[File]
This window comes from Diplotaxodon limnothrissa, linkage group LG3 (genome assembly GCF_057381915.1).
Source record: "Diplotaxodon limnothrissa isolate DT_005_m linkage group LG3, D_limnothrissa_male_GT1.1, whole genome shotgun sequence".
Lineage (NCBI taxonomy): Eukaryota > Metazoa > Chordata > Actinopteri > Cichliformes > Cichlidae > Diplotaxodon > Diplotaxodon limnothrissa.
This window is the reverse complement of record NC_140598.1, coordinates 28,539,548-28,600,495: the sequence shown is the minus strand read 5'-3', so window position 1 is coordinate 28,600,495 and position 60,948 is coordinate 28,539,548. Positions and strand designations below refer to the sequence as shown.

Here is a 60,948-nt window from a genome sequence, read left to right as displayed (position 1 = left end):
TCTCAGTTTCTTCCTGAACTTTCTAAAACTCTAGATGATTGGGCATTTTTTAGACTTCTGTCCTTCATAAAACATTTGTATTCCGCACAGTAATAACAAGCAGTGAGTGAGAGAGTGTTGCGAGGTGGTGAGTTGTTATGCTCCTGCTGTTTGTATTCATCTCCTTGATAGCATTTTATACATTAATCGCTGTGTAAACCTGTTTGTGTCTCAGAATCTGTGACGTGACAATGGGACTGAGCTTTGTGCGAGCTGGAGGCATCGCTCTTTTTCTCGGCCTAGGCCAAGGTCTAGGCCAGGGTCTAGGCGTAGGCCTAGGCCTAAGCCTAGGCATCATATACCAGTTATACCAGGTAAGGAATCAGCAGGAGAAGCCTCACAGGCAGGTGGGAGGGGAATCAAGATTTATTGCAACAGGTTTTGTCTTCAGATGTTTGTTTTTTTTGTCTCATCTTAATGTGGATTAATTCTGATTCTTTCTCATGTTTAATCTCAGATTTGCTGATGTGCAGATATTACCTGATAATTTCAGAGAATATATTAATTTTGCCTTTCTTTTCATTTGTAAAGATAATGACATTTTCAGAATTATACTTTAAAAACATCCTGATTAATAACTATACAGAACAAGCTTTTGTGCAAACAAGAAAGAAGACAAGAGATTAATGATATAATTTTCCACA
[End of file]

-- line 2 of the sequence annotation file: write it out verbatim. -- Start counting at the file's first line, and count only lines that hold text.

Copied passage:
Source record: "Diplotaxodon limnothrissa isolate DT_005_m linkage group LG3, D_limnothrissa_male_GT1.1, whole genome shotgun sequence".